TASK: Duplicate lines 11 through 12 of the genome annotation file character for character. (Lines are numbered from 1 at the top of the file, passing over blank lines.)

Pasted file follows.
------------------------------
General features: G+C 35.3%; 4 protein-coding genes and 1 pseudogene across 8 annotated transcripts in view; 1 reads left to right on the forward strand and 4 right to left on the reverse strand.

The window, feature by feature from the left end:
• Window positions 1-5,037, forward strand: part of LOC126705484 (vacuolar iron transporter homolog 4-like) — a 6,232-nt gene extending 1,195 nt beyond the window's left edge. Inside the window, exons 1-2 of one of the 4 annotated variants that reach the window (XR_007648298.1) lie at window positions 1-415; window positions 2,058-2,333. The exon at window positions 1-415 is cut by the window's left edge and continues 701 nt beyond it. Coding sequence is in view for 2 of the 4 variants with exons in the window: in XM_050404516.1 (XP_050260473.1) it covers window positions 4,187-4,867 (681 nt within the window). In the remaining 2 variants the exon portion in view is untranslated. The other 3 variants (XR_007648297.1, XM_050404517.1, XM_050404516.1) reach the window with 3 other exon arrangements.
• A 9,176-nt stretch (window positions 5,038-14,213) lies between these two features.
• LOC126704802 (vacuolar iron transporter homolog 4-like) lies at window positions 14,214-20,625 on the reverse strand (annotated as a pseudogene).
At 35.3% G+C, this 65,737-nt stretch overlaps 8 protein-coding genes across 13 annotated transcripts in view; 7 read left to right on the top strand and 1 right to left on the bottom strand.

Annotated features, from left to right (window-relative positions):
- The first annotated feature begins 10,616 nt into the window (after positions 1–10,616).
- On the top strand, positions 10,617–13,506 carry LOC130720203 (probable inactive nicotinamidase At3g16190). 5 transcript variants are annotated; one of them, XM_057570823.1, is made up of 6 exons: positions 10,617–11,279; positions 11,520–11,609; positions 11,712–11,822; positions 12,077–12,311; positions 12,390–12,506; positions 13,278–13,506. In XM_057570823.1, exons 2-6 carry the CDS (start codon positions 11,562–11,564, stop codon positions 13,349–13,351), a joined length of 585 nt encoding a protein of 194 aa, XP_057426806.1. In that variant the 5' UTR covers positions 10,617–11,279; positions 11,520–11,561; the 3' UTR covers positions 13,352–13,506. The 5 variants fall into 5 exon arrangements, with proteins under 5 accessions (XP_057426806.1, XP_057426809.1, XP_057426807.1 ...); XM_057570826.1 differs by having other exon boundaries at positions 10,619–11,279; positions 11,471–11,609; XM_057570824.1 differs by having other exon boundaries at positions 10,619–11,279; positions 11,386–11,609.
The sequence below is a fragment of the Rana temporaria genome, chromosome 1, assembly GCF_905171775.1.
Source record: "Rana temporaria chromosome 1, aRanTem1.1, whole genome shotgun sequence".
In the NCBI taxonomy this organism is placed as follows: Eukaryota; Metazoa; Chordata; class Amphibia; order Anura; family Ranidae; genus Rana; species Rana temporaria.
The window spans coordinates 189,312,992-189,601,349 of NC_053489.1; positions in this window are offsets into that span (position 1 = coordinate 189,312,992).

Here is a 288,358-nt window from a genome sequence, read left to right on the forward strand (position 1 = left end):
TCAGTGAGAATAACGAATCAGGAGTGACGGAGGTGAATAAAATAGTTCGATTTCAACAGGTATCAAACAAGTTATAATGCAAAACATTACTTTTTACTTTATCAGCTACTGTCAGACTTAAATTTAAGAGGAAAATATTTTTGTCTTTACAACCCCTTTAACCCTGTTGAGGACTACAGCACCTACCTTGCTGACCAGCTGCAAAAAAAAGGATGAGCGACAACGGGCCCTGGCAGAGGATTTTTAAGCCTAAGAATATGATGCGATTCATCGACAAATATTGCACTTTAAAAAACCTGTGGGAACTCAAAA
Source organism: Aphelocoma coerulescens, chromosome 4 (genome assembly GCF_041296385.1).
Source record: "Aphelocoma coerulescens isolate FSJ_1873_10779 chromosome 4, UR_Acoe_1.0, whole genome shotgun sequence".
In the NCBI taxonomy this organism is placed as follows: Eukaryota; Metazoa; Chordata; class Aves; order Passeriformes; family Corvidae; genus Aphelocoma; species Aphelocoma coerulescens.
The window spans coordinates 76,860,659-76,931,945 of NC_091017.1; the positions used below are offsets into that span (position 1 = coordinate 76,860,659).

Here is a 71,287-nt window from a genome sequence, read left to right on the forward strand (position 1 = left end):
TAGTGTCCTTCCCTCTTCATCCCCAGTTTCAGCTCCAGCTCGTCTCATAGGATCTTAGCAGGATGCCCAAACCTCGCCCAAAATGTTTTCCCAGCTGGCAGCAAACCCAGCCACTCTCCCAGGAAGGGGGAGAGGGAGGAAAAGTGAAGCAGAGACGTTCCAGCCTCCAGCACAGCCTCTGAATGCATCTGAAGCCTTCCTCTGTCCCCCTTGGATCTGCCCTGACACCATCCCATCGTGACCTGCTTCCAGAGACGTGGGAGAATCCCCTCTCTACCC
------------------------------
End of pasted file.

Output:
Source record: "Rana temporaria chromosome 1, aRanTem1.1, whole genome shotgun sequence".
In the NCBI taxonomy this organism is placed as follows: Eukaryota; Metazoa; Chordata; class Amphibia; order Anura; family Ranidae; genus Rana; species Rana temporaria.